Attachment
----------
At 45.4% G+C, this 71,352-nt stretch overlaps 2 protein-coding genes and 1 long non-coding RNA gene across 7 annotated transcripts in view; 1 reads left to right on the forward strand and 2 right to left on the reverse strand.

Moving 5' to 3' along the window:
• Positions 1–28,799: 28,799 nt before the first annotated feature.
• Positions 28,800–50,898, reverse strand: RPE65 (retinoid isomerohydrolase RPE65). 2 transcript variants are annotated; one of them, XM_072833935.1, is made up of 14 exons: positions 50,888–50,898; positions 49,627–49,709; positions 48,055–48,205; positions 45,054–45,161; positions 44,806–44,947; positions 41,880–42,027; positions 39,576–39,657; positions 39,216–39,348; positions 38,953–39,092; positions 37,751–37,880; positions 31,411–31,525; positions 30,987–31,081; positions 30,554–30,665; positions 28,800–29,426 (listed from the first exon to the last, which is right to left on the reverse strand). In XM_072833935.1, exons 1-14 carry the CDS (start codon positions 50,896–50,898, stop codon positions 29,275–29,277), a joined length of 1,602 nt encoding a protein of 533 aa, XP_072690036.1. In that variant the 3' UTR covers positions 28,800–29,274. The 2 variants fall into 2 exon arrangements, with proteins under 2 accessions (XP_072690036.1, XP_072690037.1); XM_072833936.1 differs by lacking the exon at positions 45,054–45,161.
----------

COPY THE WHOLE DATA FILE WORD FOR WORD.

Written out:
At 45.4% G+C, this 71,352-nt stretch overlaps 2 protein-coding genes and 1 long non-coding RNA gene across 7 annotated transcripts in view; 1 reads left to right on the forward strand and 2 right to left on the reverse strand.

Moving 5' to 3' along the window:
• Positions 1–28,799: 28,799 nt before the first annotated feature.
• Positions 28,800–50,898, reverse strand: RPE65 (retinoid isomerohydrolase RPE65). 2 transcript variants are annotated; one of them, XM_072833935.1, is made up of 14 exons: positions 50,888–50,898; positions 49,627–49,709; positions 48,055–48,205; positions 45,054–45,161; positions 44,806–44,947; positions 41,880–42,027; positions 39,576–39,657; positions 39,216–39,348; positions 38,953–39,092; positions 37,751–37,880; positions 31,411–31,525; positions 30,987–31,081; positions 30,554–30,665; positions 28,800–29,426 (listed from the first exon to the last, which is right to left on the reverse strand). In XM_072833935.1, exons 1-14 carry the CDS (start codon positions 50,896–50,898, stop codon positions 29,275–29,277), a joined length of 1,602 nt encoding a protein of 533 aa, XP_072690036.1. In that variant the 3' UTR covers positions 28,800–29,274. The 2 variants fall into 2 exon arrangements, with proteins under 2 accessions (XP_072690036.1, XP_072690037.1); XM_072833936.1 differs by lacking the exon at positions 45,054–45,161.